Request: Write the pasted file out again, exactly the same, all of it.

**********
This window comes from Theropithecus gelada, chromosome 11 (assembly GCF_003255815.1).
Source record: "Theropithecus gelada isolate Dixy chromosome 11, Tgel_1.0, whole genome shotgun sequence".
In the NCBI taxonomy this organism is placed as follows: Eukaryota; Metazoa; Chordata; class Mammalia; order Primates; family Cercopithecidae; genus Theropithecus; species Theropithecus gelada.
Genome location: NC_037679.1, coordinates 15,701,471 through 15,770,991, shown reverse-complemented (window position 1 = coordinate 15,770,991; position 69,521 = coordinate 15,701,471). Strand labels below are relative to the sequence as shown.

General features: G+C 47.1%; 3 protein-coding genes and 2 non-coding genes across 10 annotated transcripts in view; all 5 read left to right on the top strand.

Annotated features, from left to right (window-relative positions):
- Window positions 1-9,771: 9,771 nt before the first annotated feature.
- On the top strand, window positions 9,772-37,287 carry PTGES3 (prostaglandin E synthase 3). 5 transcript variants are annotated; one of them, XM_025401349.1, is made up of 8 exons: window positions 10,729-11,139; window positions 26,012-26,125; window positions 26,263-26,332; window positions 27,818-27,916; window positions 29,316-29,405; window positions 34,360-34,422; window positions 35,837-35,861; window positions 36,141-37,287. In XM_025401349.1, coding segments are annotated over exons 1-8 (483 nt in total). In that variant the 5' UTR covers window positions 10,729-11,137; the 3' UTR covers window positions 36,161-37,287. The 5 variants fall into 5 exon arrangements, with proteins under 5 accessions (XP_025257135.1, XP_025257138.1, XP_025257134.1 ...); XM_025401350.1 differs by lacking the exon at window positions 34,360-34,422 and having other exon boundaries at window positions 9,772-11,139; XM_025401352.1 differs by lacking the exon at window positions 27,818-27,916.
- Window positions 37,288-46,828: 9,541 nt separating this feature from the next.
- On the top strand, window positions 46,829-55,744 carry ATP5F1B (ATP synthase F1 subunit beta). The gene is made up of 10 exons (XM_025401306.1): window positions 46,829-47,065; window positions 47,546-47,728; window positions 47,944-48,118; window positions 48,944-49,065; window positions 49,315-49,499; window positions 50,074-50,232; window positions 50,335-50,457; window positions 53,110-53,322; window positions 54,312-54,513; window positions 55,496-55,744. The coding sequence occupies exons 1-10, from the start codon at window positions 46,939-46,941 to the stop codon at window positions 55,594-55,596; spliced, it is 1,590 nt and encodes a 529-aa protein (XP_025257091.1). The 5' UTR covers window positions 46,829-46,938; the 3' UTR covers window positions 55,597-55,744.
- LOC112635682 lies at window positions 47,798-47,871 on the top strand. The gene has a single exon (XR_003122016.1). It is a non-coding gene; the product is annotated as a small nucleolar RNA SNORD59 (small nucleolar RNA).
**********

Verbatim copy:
This window comes from Theropithecus gelada, chromosome 11 (assembly GCF_003255815.1).
Source record: "Theropithecus gelada isolate Dixy chromosome 11, Tgel_1.0, whole genome shotgun sequence".
In the NCBI taxonomy this organism is placed as follows: Eukaryota; Metazoa; Chordata; class Mammalia; order Primates; family Cercopithecidae; genus Theropithecus; species Theropithecus gelada.
Genome location: NC_037679.1, coordinates 15,701,471 through 15,770,991, shown reverse-complemented (window position 1 = coordinate 15,770,991; position 69,521 = coordinate 15,701,471). Strand labels below are relative to the sequence as shown.

General features: G+C 47.1%; 3 protein-coding genes and 2 non-coding genes across 10 annotated transcripts in view; all 5 read left to right on the top strand.

Annotated features, from left to right (window-relative positions):
- Window positions 1-9,771: 9,771 nt before the first annotated feature.
- On the top strand, window positions 9,772-37,287 carry PTGES3 (prostaglandin E synthase 3). 5 transcript variants are annotated; one of them, XM_025401349.1, is made up of 8 exons: window positions 10,729-11,139; window positions 26,012-26,125; window positions 26,263-26,332; window positions 27,818-27,916; window positions 29,316-29,405; window positions 34,360-34,422; window positions 35,837-35,861; window positions 36,141-37,287. In XM_025401349.1, coding segments are annotated over exons 1-8 (483 nt in total). In that variant the 5' UTR covers window positions 10,729-11,137; the 3' UTR covers window positions 36,161-37,287. The 5 variants fall into 5 exon arrangements, with proteins under 5 accessions (XP_025257135.1, XP_025257138.1, XP_025257134.1 ...); XM_025401350.1 differs by lacking the exon at window positions 34,360-34,422 and having other exon boundaries at window positions 9,772-11,139; XM_025401352.1 differs by lacking the exon at window positions 27,818-27,916.
- Window positions 37,288-46,828: 9,541 nt separating this feature from the next.
- On the top strand, window positions 46,829-55,744 carry ATP5F1B (ATP synthase F1 subunit beta). The gene is made up of 10 exons (XM_025401306.1): window positions 46,829-47,065; window positions 47,546-47,728; window positions 47,944-48,118; window positions 48,944-49,065; window positions 49,315-49,499; window positions 50,074-50,232; window positions 50,335-50,457; window positions 53,110-53,322; window positions 54,312-54,513; window positions 55,496-55,744. The coding sequence occupies exons 1-10, from the start codon at window positions 46,939-46,941 to the stop codon at window positions 55,594-55,596; spliced, it is 1,590 nt and encodes a 529-aa protein (XP_025257091.1). The 5' UTR covers window positions 46,829-46,938; the 3' UTR covers window positions 55,597-55,744.
- LOC112635682 lies at window positions 47,798-47,871 on the top strand. The gene has a single exon (XR_003122016.1). It is a non-coding gene; the product is annotated as a small nucleolar RNA SNORD59 (small nucleolar RNA).